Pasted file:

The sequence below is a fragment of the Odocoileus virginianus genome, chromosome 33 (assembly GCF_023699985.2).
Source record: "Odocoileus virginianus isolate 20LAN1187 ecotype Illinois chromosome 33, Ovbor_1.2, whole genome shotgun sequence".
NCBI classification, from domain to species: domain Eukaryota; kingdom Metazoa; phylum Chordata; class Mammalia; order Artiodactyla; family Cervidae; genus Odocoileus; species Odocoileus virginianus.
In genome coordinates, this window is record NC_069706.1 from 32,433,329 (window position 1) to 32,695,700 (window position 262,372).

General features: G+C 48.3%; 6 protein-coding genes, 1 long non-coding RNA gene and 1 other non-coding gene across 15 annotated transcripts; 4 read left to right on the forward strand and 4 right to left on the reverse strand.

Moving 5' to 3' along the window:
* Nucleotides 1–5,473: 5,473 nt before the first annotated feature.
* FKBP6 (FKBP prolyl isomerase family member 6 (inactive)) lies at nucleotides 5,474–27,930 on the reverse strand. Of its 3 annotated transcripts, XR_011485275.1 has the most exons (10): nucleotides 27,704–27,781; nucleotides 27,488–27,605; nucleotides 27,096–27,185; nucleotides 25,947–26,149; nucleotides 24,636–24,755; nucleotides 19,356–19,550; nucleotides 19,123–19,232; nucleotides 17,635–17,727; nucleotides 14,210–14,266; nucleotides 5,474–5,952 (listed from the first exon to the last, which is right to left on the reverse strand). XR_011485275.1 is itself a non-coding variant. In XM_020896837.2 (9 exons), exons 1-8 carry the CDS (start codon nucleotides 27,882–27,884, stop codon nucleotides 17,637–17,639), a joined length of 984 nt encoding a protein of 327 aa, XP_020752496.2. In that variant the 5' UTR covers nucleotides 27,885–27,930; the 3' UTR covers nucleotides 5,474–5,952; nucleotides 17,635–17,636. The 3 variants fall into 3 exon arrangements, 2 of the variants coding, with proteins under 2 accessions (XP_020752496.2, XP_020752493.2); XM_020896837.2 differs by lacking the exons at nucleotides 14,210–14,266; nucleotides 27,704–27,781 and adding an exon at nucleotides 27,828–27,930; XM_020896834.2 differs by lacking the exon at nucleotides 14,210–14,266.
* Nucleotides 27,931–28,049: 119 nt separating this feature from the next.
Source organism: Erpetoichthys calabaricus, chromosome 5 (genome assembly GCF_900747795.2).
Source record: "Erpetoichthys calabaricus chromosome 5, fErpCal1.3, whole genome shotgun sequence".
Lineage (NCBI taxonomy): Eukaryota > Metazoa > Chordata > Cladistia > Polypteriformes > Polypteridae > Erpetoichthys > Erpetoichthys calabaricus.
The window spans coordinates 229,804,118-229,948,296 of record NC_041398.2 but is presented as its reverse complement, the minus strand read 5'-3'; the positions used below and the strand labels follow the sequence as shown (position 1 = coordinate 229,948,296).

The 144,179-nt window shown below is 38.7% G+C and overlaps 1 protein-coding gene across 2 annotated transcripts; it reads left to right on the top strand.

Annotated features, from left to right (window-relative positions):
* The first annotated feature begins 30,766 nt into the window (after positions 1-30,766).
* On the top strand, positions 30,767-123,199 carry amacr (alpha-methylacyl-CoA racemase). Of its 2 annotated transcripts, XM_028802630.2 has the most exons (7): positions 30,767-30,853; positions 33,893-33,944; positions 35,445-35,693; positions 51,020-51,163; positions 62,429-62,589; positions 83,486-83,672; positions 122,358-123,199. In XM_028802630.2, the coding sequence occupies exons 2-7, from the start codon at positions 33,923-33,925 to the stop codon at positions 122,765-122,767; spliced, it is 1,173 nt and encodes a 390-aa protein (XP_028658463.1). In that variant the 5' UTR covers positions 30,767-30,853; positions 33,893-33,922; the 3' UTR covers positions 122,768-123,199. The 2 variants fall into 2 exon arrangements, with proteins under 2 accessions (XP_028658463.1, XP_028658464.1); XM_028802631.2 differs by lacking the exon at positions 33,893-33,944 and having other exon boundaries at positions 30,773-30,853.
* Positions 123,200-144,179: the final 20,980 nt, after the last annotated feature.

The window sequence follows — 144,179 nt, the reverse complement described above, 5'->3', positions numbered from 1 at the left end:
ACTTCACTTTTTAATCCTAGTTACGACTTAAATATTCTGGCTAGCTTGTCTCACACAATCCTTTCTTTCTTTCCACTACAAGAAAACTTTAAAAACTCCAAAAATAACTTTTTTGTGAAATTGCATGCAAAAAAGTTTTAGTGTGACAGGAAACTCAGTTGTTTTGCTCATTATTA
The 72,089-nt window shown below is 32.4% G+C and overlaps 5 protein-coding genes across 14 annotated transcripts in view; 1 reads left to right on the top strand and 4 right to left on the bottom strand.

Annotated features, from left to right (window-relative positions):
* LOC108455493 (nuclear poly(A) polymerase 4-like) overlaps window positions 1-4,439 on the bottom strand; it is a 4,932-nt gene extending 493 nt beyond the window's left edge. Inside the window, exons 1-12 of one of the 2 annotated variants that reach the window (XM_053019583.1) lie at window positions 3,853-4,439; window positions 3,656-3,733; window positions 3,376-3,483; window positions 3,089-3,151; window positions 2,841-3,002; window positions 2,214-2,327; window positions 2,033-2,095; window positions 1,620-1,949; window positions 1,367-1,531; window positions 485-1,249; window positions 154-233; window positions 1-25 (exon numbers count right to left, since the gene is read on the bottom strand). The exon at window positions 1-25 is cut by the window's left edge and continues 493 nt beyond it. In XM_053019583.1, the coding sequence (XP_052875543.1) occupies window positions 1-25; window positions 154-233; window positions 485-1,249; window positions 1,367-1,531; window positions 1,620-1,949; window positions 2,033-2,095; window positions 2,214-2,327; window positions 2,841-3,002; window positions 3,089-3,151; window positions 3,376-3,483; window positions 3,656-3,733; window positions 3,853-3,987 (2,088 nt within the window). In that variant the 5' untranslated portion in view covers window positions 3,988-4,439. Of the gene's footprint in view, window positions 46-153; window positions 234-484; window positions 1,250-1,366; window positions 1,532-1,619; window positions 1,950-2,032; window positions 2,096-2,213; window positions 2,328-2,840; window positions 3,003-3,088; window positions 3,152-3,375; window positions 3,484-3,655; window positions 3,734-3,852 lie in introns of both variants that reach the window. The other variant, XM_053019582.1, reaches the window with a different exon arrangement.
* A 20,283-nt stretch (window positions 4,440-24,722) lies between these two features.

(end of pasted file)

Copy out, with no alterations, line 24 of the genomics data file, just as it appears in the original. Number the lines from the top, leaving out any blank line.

* A 20,283-nt stretch (window positions 4,440-24,722) lies between these two features.